The lollipop design blueprint of the Speedplay pedal concept is easily one of the most recognisable silhouettes when it comes to the best road bike pedals. Boasting a dual-sided clip-in design, myriad cleat adjustability and ridiculously low weights the pedals quickly garnered a cult following among weight-weenies and WorldTour teams alike where they served riders such as Fabian Cancellara, Cadel Evans and Taylor Phinney. For 2021, they’ll adorn the bikes of EF Education-Nippo and Canyon-SRAM Racing.
The biggest news in Speedplay’s history came when it rebranded to Wahoo Speedplay after the American tech giant purchased it in 2019 for an undisclosed amount. Since the change over ownership, Wahoo has tweaked and simplified the product line-up with four distinct pedal options – the Comp, Zero, Aero and Nano pictured here. A fifth model is slated to join the line-up in summer this year in the form of dual-sided power meter pedals, the Wahoo Speedplay Powrlink Zero.
In terms of the new Wahoo Speedplay line-up, the company has focussed on refining and tweaking the existing hardware to ensure better performance, longevity and ease of use. We’ve been sampling the Wahoo Speedplay Nano pedals for the past three weeks and have come away feeling largely impressed by the advanced levels of adjustability and overall performance.
Design and aesthetics
To those who’ve cut their teeth using pedal stock from Look and Shimano, the Wahoo Speedplays will come as a bit of a shock to the system – both in terms of design and application. They certainly are peculiar looking in the traditional sense but intriguing pedals nonetheless featuring a minimalist aesthetic that many pundits have likened to a lollipop.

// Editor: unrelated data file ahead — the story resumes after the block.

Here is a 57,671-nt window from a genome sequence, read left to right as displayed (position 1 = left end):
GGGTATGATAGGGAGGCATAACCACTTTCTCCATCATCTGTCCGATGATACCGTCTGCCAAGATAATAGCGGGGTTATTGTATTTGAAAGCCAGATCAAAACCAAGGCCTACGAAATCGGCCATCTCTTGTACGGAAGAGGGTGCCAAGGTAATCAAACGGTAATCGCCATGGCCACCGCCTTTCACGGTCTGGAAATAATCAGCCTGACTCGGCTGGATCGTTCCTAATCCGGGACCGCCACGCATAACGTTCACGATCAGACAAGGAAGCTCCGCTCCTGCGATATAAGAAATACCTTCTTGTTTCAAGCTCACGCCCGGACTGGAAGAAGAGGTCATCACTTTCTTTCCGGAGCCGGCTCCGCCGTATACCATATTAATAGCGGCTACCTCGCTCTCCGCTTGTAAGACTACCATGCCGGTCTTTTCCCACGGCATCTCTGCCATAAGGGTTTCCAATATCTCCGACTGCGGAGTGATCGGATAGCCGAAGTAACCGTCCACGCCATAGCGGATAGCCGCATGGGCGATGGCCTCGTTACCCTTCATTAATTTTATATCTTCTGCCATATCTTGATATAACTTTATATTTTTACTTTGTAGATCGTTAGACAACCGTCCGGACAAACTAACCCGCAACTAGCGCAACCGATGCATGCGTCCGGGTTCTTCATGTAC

These particular pedals, the Wahoo Speedplay Nanos, are the company’s flagship model and feature a combination of titanium and carbon-fibre hardware designed to keep weight to an absolute minimum – in this case, 85g per pedal (170g a pair, actual). Visually, the pedal is characterised by round stainless steel plates that bookend a carbon-fibre pedal body that spins on a titanium spindle. These plates are screwed into the body and designed in a way that not only helps reduce wear and tear but also fosters better clip-in performance, too.
The maker’s name – a Wahoo-embossed logo – is located centrally on each side of the pedal which has helped bring a sense of identity and boosted the visual clout together with a contrasting amalgam of super-lightweight materials and textures. The Wahoo logo also serves as a means to tell the left and right pedal apart from each other, very clever indeed.
The biggest improvement Wahoo set to address with its new Speedplay pedals was to reduce customer maintenance. To achieve this the company looked at ways to increase the durability of the pedal and promote an easier clip-in action – this was established by cutting away and replacing the plastic body with stainless steel. The previous version was prone to grease leakages so a new three-seal bearing system was integrated into the axle and tested on a million cycle bearing rig to ensure optimal performance. Wahoo has also binned the wrench-flat design of the previous version for Allen key retention.